Business confidence troubled by lockdowns

Colin Brinsden, AAP Economics and Business Correspondent
(Australian Associated Press)


Business confidence and conditions both took a hit in June in response to a series of virus-related lockdowns, pulling back from recent record highs.

The National Australia Bank monthly business survey captured the early stages of the Greater Sydney lockdown, as well as the snap restrictions in Brisbane, Darwin and Perth.

Business conditions fell by 12 points to an index of 24 points in June after reaching a record high in May.

Business confidence also declined nine points in June, to 11 index points.

“Though confidence has declined by 13 points over the past two months, it remains around twice its long-run average,” NAB chief economist Alan Oster said.

“Overall, there has definitely been a pullback across the range of variables in the survey this month including a small softening in forward indicators.”

Even so, survey outcomes over the June quarter point to another solid economic growth result, and any lingering impacts of the lockdowns are more likely to impact the September quarter, Mr Oster said.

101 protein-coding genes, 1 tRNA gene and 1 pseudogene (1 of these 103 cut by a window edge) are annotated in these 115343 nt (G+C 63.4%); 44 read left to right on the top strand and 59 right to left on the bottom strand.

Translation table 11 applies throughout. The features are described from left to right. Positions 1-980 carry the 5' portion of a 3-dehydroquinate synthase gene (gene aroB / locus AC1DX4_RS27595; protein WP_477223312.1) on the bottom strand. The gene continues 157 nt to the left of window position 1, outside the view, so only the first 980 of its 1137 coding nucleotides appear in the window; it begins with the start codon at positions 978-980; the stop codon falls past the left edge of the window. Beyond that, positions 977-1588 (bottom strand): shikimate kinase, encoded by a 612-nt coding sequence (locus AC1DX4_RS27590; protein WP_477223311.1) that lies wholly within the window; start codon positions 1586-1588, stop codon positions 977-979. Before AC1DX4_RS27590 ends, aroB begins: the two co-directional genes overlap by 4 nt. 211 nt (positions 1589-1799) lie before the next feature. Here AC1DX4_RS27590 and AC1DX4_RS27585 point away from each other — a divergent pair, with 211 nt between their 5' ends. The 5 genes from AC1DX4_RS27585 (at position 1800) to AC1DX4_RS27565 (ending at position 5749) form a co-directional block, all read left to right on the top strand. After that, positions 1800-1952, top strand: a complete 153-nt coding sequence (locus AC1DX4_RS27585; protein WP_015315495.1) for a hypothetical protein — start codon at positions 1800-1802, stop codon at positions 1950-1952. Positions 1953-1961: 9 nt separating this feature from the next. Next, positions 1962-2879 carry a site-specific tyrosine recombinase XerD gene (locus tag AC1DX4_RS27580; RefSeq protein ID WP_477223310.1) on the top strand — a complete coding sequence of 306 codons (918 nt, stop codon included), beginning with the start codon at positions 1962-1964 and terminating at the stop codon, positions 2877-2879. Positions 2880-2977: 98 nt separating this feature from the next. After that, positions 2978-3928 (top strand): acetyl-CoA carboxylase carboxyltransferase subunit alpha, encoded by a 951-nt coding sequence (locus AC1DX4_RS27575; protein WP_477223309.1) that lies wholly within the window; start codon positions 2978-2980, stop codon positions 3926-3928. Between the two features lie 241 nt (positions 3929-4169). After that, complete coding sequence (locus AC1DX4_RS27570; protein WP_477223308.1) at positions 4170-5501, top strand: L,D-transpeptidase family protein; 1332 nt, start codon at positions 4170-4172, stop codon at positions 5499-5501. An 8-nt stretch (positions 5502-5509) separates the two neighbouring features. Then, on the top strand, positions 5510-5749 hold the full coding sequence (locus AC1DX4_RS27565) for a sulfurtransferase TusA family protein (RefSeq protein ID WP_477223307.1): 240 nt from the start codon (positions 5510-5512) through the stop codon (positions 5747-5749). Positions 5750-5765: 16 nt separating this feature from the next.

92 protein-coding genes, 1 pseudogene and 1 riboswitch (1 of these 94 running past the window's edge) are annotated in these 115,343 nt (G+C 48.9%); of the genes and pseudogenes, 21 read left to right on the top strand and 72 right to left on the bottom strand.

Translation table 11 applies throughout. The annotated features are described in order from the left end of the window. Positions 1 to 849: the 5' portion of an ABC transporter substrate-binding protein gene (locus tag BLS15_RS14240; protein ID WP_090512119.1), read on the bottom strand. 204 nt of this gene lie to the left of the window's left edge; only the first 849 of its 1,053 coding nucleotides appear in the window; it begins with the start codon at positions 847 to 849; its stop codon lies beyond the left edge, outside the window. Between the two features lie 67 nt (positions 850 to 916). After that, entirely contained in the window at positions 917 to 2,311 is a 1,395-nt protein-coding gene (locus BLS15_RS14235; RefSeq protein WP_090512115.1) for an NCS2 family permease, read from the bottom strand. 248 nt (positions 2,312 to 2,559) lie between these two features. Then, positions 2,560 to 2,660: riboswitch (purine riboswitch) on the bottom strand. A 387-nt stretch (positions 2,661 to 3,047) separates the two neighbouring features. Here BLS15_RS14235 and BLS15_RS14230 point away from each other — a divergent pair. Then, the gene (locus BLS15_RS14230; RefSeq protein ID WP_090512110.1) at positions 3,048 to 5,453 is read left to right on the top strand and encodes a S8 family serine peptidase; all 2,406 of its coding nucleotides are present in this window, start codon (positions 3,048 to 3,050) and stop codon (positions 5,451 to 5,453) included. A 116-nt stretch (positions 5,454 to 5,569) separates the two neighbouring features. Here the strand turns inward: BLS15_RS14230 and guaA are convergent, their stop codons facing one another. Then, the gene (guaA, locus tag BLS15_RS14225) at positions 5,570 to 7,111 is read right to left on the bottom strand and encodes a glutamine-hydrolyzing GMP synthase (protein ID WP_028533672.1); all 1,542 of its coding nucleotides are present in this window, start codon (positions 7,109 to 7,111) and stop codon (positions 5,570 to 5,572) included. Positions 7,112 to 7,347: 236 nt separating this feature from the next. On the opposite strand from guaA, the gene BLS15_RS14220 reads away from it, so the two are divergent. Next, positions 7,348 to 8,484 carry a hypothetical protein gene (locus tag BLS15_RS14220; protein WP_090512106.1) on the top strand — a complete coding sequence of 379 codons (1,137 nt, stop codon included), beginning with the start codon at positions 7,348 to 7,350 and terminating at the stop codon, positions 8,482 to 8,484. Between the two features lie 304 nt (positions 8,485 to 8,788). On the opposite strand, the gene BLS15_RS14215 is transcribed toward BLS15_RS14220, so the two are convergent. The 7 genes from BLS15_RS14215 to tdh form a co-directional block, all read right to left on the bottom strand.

Separately, it appears a potential lengthy lockdown and record levels of virus cases are not enough to dent the mood of Sydneysiders for too long.

The weekly, and more up to date, ANZ-Roy Morgan consumer confidence index rose two per cent nationally, partially recovering the 3.9 per cent drop of the previous week.

Confidence in Sydney jumped 3.7 per cent.

ANZ head of Australian economics David Plank said the overall positive result also came after Brisbane, Perth and Darwin emerged from their lockdowns.

He also noted when comparing Sydney and Melbourne that even though there is a sharp decline in confidence in one particular city whenever a lockdown is imposed, sentiment tends to be similar in both cities.

“There was no great divergence even during Melbourne’s prolonged lockdown in 2020,” Mr Plank said.

The positive result is good news for retailers and comes ahead of an expected additional support package from the federal and NSW state governments to assist business and workers.

A separate report suggests executives at Australia’s top companies may not be so happy with their lot with pay outcomes for CEOs falling to their lowest levels in more than a decade.

Research by the Australian Council of Superannuation Investors found almost one third of chief executives among companies on the ASX 100 received no bonus in the past financial year, reflecting the impact of the COVID-19 pandemic.

“Newly appointed CEOs almost always now start on a salary base significantly lower than their predecessors and bonuses are becoming not just harder to achieve, but more often paid in equity rather than cash,” the council’s Louise Davidson said.


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